- Hourly Pricing: shared risk model. decision making happens with the client. “Want more? costs you more”
- Value Pricing: the agency figures out what it’s worth and charges that
These models for pricing are all about estimating. On that note, you should be getting 30-40% of your bids. Any more and you should look into raising your rate.
You should be well aware of your multiplier, and it should be greater than 2.
Sparkbox is an hourly shop. Rob recommends starting new relationships off like dating. Begin with short term goals so you can both gauge if this relationship is worth continuing.
$165/hour and $247.50/hour overtime. Overtime is defined as work that needs to be done outside of normal business hours.
Does not accept projects less that $25K and a 20% deposit is asked upfront. This helps the agency know if the client can pay.
Give the budget spreadsheet to the client with hours for each type of task: planning, UX, UI, FE, Finesse. Give a min/max for each task and let the client play with the numbers. This helps train the client to think in terms of hours instead of deliverables of functionality. Finesse is dedicated time to make the product cohesive, clean, and beautiful. Finesse time is unadjustable. Finesse is not QA. QA happens all the time for each task.
Always define what “done” means.
Give weekly invoices. This keeps the project on budget and the client informed.
All work is for hire. No agency ownership.
Find areas where you can experiment. Do not experiment too much on a project.
Get a line of credit now before you need it.
Know your legal documents and offer yours when they ask you to sign an NDA.
The Agency expects 28-32 hours of billable work from each employee weekly.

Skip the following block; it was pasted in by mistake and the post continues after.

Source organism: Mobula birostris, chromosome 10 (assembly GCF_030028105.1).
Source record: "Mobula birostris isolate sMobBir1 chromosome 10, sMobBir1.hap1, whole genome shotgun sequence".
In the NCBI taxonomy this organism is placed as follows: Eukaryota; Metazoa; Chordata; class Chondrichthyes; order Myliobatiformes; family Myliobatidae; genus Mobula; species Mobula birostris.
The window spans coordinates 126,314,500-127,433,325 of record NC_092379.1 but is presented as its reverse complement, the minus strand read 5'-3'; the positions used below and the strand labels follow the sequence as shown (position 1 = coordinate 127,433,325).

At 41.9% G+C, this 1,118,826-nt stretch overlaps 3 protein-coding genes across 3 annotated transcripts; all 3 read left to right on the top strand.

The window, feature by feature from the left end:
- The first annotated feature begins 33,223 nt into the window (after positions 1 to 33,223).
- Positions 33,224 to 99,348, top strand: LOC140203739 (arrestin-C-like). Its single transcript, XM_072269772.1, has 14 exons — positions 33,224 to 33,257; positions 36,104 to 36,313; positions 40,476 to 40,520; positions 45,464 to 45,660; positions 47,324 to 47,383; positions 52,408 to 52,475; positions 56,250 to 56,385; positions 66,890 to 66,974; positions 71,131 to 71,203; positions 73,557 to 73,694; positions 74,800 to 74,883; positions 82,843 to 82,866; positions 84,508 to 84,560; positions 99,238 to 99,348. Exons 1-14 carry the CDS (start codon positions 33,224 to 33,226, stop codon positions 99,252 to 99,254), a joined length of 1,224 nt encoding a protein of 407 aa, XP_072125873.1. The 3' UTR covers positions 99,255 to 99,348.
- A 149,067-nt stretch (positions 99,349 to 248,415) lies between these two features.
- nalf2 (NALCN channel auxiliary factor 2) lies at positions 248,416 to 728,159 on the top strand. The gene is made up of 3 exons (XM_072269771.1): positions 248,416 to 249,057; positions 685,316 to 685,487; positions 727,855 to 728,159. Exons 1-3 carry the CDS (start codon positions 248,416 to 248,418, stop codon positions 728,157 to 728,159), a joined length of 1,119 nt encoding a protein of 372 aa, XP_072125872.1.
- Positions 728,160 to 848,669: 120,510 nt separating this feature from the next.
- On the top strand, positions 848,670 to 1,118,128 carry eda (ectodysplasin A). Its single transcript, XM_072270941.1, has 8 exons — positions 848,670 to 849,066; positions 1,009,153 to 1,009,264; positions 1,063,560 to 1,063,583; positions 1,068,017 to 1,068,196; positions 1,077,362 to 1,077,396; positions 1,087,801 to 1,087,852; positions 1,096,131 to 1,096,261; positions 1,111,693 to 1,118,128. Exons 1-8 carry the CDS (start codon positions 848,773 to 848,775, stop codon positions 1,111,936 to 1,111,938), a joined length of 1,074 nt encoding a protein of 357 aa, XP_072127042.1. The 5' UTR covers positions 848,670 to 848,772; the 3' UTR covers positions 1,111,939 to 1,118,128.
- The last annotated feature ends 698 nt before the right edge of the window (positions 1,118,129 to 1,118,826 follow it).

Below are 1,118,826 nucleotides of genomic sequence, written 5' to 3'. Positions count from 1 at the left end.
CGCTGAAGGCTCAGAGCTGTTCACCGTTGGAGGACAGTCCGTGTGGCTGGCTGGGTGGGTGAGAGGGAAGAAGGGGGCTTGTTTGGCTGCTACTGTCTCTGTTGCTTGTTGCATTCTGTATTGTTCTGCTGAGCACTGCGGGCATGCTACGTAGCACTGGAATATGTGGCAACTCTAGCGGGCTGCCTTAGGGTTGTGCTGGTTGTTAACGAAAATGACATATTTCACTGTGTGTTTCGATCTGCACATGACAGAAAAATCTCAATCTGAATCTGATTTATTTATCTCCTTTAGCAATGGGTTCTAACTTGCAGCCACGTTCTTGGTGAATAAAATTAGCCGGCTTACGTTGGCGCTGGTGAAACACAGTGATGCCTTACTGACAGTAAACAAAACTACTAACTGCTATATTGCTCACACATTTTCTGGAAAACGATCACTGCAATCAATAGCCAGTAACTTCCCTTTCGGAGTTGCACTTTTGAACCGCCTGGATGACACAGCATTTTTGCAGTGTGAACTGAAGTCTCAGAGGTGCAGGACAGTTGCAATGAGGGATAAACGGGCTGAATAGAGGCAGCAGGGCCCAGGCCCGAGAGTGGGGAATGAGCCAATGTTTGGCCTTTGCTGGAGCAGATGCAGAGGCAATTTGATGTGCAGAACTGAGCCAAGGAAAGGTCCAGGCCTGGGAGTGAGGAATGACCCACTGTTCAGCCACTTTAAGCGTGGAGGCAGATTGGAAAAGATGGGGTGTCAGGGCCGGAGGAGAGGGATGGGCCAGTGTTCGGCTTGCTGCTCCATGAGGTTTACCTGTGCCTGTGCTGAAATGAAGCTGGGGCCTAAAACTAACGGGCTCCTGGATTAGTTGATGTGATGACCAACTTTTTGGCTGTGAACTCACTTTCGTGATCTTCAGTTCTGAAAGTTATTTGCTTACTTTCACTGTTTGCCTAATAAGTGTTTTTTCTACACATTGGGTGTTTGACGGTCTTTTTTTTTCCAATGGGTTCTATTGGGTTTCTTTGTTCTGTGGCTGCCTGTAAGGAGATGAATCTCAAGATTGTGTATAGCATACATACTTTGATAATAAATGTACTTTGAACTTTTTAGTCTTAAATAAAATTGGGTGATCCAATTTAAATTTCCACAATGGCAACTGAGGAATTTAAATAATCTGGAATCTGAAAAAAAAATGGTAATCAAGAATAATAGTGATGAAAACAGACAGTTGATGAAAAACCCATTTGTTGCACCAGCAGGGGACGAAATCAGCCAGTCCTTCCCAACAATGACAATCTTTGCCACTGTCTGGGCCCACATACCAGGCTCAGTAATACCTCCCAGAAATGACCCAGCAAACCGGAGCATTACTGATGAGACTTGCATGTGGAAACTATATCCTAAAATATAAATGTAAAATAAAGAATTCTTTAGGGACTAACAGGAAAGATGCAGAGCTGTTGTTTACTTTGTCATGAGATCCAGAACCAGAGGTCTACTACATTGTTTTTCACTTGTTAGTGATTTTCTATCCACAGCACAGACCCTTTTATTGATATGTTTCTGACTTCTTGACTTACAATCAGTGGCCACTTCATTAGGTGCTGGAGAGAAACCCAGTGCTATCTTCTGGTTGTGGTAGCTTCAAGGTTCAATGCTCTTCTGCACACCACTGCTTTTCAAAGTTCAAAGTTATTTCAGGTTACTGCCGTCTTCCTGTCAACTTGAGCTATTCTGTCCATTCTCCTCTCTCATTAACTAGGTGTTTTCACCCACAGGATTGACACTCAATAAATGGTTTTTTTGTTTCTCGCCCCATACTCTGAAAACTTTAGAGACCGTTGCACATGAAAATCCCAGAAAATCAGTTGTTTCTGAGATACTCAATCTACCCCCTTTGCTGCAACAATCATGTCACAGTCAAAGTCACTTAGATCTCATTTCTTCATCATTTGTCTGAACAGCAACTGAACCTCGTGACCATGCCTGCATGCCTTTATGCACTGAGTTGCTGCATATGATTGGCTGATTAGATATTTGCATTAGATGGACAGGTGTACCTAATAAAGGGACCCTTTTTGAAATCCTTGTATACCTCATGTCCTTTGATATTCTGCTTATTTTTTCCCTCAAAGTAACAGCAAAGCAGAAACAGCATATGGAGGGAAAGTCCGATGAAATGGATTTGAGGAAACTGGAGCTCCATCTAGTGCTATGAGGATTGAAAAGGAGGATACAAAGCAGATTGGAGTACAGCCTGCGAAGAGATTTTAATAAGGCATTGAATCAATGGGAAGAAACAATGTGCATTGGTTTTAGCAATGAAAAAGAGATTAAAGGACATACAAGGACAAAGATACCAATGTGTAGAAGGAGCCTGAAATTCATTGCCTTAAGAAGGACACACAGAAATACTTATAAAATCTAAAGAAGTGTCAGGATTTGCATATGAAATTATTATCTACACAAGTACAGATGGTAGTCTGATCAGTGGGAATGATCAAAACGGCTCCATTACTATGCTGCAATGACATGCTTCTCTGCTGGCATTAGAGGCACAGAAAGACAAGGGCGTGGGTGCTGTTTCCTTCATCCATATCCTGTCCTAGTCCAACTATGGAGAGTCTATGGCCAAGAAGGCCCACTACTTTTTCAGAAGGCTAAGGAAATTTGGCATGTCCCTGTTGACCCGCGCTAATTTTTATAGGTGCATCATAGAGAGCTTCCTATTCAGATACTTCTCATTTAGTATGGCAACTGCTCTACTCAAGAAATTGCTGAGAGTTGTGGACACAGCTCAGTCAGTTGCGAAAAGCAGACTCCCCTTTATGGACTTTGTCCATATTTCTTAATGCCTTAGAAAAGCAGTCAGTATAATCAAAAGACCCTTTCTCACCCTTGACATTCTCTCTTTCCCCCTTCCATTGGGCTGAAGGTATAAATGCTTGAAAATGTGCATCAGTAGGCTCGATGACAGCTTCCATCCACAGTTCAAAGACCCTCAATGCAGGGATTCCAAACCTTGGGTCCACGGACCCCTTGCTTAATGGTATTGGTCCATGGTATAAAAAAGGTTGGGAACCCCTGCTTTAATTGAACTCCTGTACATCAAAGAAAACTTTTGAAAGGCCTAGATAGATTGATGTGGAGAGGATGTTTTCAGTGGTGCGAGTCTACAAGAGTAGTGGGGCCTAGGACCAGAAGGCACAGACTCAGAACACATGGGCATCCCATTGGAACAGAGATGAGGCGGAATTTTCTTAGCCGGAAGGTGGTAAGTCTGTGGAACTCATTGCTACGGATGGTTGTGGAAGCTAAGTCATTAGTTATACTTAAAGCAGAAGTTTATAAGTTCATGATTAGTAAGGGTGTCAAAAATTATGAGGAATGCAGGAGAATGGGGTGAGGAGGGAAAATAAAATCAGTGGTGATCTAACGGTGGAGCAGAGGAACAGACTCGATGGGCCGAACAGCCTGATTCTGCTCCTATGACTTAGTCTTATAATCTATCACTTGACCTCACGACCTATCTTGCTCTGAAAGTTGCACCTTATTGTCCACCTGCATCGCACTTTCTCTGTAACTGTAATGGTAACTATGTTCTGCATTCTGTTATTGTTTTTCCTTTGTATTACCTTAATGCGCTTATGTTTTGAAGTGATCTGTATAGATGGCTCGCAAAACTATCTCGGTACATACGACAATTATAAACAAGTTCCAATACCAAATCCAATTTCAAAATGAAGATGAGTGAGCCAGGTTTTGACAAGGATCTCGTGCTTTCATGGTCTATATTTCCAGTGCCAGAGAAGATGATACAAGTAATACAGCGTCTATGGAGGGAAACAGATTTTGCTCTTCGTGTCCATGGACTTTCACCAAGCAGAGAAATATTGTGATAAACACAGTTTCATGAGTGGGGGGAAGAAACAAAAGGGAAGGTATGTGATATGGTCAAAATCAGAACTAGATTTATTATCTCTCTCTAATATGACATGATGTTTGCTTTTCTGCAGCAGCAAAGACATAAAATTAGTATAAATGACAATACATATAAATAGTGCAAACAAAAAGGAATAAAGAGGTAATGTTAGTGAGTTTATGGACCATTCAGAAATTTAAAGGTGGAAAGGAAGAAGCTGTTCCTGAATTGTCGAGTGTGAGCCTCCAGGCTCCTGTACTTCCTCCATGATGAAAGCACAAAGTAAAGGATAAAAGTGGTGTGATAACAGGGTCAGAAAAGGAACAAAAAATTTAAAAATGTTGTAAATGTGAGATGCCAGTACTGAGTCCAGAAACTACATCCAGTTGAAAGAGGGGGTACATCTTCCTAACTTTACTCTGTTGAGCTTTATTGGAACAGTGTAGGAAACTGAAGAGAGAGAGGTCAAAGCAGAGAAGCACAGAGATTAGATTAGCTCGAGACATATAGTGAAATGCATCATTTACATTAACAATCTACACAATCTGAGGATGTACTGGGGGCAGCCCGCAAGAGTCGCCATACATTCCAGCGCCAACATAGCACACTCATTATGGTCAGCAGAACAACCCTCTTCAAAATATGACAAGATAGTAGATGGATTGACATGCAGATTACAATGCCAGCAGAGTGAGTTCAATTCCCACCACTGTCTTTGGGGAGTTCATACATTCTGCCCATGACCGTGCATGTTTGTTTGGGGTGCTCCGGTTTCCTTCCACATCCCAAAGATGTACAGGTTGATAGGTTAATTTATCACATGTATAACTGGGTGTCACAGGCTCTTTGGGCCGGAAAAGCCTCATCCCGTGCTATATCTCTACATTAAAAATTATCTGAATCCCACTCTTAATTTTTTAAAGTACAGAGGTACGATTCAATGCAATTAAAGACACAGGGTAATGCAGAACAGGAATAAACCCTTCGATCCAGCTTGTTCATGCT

Word of Mouth Marketing
Geno Church – brainsonfire.com
People decide what is said about a brand not marketers
Your best word of mouth is how you do business every day
Marketing is match matching
People today want to know what is behind the brand; what drives the brand.
There are 3 triggers for people to talk about a brand:
- Functional: information gathering. why, how, where, etc
- Social: who we are. Geno’s example was instagraming about things you like: bourbon, cofffee, americana, etc.
- Emotional: strong emotions invoke chatter.
Offline conversations are emotional (private) and online conversations are social (public). The new online is emotional.
Find what you want your customer to become in order to help market your product.
The Contrarian Salesperson
Nicole Cendrowski – Sandler Training
Nicole had 6 points to keep in mind when selling:
- Adult to Adult Selling
Sales often looks like a parent-child relationship. You should work to level the playing field.
- Everything is an iceberg
You need to dig to the truth. The surface is not enough to know whether or not to do business. Find if there’s any urgency, amount the client is willing to invest, and how they make decisions
- Process Orientation
Have checklists for your process. Have a pre-call checklist. Make sure that your expectations going into a meeting line up with the people you’re meeting with.
- Camping vs Climbing
Do you have 30 years of experience of 1 year?
- Where did he die?
Find the leading/lagging indicators for your sales. What are you basing your assumptions on? Some good metrics to track: Dials to Conversations (DTC), Conversations to Appointments (CTA), First Appointments Ever (FAE), and Closed Files (CF).
- Deliberate Practice
It’s what you learn after you know it all that counts. “ANCORA IMPARO”